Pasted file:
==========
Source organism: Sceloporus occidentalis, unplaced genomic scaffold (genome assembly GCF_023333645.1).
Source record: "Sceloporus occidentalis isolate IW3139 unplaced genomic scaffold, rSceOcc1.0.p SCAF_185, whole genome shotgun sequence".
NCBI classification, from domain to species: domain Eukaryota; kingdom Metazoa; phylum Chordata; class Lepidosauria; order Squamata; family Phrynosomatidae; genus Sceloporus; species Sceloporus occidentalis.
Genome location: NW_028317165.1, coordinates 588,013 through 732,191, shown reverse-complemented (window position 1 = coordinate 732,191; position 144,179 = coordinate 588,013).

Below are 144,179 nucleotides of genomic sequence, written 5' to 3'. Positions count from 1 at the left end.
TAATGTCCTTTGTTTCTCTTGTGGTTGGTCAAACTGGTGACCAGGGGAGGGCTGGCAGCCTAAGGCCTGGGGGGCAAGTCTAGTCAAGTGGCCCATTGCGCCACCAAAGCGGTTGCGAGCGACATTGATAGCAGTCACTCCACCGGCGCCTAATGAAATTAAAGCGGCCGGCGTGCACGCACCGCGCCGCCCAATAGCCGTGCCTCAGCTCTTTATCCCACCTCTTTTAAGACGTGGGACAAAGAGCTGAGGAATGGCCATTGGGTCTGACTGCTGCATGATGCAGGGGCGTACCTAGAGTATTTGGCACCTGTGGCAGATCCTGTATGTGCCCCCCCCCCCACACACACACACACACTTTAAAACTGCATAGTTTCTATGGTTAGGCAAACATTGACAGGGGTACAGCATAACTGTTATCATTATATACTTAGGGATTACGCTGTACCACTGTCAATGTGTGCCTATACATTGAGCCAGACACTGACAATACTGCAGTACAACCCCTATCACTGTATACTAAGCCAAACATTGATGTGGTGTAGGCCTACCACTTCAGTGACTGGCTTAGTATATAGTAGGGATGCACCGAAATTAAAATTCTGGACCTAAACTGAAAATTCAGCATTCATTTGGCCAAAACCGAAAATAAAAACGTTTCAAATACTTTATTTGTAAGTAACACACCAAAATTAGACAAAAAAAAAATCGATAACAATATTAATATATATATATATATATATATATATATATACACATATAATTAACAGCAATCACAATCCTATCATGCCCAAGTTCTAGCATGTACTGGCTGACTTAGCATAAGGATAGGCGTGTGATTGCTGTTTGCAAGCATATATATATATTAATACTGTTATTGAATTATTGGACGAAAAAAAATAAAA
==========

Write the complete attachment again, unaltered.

Source organism: Sceloporus occidentalis, unplaced genomic scaffold (genome assembly GCF_023333645.1).
Source record: "Sceloporus occidentalis isolate IW3139 unplaced genomic scaffold, rSceOcc1.0.p SCAF_185, whole genome shotgun sequence".
NCBI classification, from domain to species: domain Eukaryota; kingdom Metazoa; phylum Chordata; class Lepidosauria; order Squamata; family Phrynosomatidae; genus Sceloporus; species Sceloporus occidentalis.
Genome location: NW_028317165.1, coordinates 588,013 through 732,191, shown reverse-complemented (window position 1 = coordinate 732,191; position 144,179 = coordinate 588,013).

Below are 144,179 nucleotides of genomic sequence, written 5' to 3'. Positions count from 1 at the left end.
TAATGTCCTTTGTTTCTCTTGTGGTTGGTCAAACTGGTGACCAGGGGAGGGCTGGCAGCCTAAGGCCTGGGGGGCAAGTCTAGTCAAGTGGCCCATTGCGCCACCAAAGCGGTTGCGAGCGACATTGATAGCAGTCACTCCACCGGCGCCTAATGAAATTAAAGCGGCCGGCGTGCACGCACCGCGCCGCCCAATAGCCGTGCCTCAGCTCTTTATCCCACCTCTTTTAAGACGTGGGACAAAGAGCTGAGGAATGGCCATTGGGTCTGACTGCTGCATGATGCAGGGGCGTACCTAGAGTATTTGGCACCTGTGGCAGATCCTGTATGTGCCCCCCCCCCCACACACACACACACACTTTAAAACTGCATAGTTTCTATGGTTAGGCAAACATTGACAGGGGTACAGCATAACTGTTATCATTATATACTTAGGGATTACGCTGTACCACTGTCAATGTGTGCCTATACATTGAGCCAGACACTGACAATACTGCAGTACAACCCCTATCACTGTATACTAAGCCAAACATTGATGTGGTGTAGGCCTACCACTTCAGTGACTGGCTTAGTATATAGTAGGGATGCACCGAAATTAAAATTCTGGACCTAAACTGAAAATTCAGCATTCATTTGGCCAAAACCGAAAATAAAAACGTTTCAAATACTTTATTTGTAAGTAACACACCAAAATTAGACAAAAAAAAAATCGATAACAATATTAATATATATATATATATATATATATATATATACACATATAATTAACAGCAATCACAATCCTATCATGCCCAAGTTCTAGCATGTACTGGCTGACTTAGCATAAGGATAGGCGTGTGATTGCTGTTTGCAAGCATATATATATATTAATACTGTTATTGAATTATTGGACGAAAAAAAATAAAA